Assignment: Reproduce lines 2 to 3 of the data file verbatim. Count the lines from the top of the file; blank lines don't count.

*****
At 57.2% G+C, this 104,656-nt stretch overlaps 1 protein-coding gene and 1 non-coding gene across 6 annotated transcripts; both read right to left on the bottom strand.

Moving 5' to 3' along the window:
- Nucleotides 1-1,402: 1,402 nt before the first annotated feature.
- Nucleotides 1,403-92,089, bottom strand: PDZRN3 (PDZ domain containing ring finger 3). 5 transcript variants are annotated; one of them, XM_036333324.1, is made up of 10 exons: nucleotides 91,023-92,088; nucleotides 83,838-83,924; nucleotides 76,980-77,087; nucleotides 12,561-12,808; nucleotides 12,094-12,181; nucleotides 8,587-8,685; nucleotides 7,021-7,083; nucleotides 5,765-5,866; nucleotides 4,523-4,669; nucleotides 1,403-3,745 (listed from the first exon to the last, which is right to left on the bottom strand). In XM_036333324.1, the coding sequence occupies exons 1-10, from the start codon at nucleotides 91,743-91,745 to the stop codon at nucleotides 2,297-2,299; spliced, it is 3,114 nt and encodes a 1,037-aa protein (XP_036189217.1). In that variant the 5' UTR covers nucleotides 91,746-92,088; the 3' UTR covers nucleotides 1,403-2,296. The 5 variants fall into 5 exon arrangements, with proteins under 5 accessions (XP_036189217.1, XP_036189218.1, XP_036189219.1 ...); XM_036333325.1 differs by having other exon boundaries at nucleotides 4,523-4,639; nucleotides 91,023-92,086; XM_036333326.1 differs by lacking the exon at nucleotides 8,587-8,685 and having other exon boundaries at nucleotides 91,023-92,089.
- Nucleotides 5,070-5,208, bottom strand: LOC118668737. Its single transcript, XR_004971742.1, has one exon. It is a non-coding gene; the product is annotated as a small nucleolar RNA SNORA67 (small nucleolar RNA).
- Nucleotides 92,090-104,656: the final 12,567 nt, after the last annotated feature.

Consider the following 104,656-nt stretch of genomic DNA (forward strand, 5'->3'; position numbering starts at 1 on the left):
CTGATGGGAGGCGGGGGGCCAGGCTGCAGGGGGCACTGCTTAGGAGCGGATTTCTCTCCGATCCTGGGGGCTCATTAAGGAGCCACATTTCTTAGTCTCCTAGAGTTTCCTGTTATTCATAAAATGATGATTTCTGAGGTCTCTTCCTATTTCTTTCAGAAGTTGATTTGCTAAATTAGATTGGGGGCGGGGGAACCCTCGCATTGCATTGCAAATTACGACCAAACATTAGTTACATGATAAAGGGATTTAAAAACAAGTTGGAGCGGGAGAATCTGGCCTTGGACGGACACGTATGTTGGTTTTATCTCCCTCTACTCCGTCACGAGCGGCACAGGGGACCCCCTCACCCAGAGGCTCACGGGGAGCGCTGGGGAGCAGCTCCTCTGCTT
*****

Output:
Moving 5' to 3' along the window:
- Nucleotides 1-1,402: 1,402 nt before the first annotated feature.